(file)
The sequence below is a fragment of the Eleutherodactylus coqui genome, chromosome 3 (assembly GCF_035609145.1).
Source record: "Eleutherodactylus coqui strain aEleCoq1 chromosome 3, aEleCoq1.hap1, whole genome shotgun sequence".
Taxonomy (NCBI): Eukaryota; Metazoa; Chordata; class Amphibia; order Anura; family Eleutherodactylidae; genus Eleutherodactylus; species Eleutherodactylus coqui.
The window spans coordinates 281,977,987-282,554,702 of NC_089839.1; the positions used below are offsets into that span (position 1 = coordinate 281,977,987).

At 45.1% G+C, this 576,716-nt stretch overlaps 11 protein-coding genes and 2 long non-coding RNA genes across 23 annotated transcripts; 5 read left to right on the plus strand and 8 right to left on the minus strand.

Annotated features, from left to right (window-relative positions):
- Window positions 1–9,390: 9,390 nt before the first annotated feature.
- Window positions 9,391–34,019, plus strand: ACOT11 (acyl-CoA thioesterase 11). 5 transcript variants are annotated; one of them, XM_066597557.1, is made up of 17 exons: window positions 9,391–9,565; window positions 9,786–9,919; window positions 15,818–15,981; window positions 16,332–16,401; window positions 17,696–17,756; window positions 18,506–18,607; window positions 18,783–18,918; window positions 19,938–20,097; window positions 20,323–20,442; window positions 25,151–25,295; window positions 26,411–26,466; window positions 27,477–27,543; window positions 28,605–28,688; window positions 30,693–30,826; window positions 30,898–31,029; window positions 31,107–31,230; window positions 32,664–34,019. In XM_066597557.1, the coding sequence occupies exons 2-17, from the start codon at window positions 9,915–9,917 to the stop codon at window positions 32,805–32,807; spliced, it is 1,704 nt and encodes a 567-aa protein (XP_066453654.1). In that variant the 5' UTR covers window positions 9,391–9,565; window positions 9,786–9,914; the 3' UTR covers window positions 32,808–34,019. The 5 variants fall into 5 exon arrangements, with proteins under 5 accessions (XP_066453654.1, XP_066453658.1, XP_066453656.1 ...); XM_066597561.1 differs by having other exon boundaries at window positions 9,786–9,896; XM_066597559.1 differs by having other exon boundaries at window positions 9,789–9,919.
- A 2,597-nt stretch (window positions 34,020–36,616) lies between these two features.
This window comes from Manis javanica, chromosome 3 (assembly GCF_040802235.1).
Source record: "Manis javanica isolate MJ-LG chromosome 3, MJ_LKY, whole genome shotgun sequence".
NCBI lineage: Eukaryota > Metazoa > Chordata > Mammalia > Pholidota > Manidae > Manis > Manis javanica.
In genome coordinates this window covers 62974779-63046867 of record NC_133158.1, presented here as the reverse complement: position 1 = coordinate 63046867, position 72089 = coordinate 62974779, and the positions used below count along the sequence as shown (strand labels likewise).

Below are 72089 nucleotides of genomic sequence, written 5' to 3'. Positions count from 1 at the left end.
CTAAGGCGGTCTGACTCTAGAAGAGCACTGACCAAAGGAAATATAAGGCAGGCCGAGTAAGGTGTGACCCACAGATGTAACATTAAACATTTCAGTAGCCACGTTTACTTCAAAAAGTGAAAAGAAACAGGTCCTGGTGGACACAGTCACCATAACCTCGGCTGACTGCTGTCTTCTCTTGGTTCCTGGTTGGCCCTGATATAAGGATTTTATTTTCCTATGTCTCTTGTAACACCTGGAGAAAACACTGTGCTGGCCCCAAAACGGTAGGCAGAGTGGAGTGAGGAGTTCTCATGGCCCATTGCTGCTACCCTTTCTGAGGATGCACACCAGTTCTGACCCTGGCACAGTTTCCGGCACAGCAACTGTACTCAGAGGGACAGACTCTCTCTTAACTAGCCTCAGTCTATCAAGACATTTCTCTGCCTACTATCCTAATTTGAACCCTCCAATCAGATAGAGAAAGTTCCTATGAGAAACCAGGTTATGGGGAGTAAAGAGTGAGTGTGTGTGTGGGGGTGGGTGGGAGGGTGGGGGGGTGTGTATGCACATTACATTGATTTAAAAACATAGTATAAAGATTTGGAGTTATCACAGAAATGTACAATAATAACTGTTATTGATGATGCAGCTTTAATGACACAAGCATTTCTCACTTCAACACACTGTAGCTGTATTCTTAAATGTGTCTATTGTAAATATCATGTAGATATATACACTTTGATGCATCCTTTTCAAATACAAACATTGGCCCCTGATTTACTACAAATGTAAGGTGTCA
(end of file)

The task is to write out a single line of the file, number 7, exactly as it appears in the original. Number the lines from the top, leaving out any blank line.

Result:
- Window positions 1–9,390: 9,390 nt before the first annotated feature.